Do you know someone who suffers with multiple sclerosis? Not to be confused with scoliosis, which deals with curvature of the spine, multiple sclerosis is a spontaneous inflammatory disease of the central nervous system due to an unknown cause.
According to Dr Sahir Patel, your body's own immune system attacks the protective sheath around your nerves. This in turn causes a breakdown in the communication between the brain and the rest of the body. This process can come and go with symptoms completely disappearing for months and then recurring. However, once the protective sheath is penetrated the underlying nerves are irreversibly damaged.
Why does it happen?
According to Dr Patel, researchers in the last 20 years have focused on disorders of the immune system and genetics for explanations. Due to the wide range and subtleties of symptoms, multiple sclerosis may not be diagnosed for months to years after the onset of symptoms. Physicians, particularly neurologists, take detailed histories and perform complete physical and neurological examinations.
Dr Patel said, "In general, patients complain of numbness or weakness in one or more limbs, loss of vision, double vision or blurring of vision, tingling sensation, electric shock sensations, electric shock sensations that occur with certain head movements, tremor, lack of coordination, fatigue and dizziness. These symptoms can vary depending on which site is affected."
According to www.medicinenet.com, diagnosis for the disease can include any or all of the following tests:
• Magnetic resonance imaging (MRI) scans that can in some instances date lesions in the brain.
• Electro-physiological test—carefully examines the impulses travelling through the nerves to determine whether the impulses are moving normally or too slowly.
• Examining the cerebral-spinal fluid that surrounds the brain and spinal cord may identify abnormal chemicals (antibodies) or cells that suggest the presence of multiple sclerosis. Collectively, these three tests help the physician in confirming the diagnosis of multiple sclerosis.
"Though not fatal, women are twice as likely to develop multiple sclerosis. Females aged 20-45, anyone with a family history for the disease; people who get mono also have a higher risk of developing multiple sclerosis for some unknown reason. Caucasians are most at risk while people of Asian and African descent have the least risk. Geographic location is also a factor. People who live in higher latitudes are at higher risk. Lastly, people with a history of other auto-immune illness such as thyroid disease, inflammatory bowel disease, and type 1 diabetes are at risk of developing the disease," Dr Patel said.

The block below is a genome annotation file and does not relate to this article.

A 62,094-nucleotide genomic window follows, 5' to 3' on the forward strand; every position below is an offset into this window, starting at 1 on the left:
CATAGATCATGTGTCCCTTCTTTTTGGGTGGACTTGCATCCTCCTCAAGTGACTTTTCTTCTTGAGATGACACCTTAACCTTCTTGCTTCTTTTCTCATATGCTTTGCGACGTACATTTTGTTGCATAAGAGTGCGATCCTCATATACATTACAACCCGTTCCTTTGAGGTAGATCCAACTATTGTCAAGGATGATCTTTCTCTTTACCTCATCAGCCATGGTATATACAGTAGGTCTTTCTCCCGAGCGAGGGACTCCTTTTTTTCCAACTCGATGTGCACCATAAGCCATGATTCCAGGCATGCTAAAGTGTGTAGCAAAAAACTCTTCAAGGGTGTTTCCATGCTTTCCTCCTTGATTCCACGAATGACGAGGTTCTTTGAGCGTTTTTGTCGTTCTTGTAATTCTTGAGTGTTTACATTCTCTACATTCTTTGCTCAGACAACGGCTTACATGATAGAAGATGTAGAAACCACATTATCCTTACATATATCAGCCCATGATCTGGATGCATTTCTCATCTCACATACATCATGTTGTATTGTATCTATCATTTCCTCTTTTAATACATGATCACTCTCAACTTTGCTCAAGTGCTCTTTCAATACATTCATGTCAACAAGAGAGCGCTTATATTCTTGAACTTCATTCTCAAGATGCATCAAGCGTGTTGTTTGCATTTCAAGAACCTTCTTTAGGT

"When it comes to treatment, the mainstay is steroids during 'flare-ups'. There is also more specific immuno-suppressant that is being used to alter the disease process itself. Muscle relaxants will help with stiffness, as well as physical therapy. A significant amount of people that have multiple sclerosis also develop clinical depression so many patients are on anti-depressants as well," he said.
How prevalent is multiple sclerosis
in Trinidad and Tobago?
According to Dr Patel, a 10-year study was done in Port of Spain which revealed only 13 cases of Trinidad-born patients who developed multiple sclerosis. Of those, eight were of mixed race and had half European ancestry.
He said, "Given that caucasians in northern locations are at most risk, there would be a very low incidence of multiple sclerosis in this country. For those who are affected, unfortunately, there is no cure for multiple sclerosis but there are treatments that reduce the number and severity of relapses."
According to Dr Patel, though multiple sclerosis is not as common in Trinidad and Tobago, it is not something to take lightly.
He said, "It is a serious disease with real consequences. Even though the chances are less here for seeing this disease doesn't mean it is not present. The symptoms are vague and can be due to many causes, but many cases of multiple sclerosis may be misdiagnosed as it is not the first on the list here in Trinidad. Awareness of the symptoms is the most helpful way of finding this patient population. There are ways to diagnose the disease if it is suspected. So on an individual basis, I would recommend patients to seek medical attention if any of the above symptoms are present. Though most of these patients will have other illnesses, we may find cases that would have otherwise been missed. Also it would be useful to ask the doctor of the patient's concerns and mention the possibility of multiple sclerosis to them."
Dr Patel is originally from the
United States and recently moved
to Trinidad, where he practises
in San Fernando.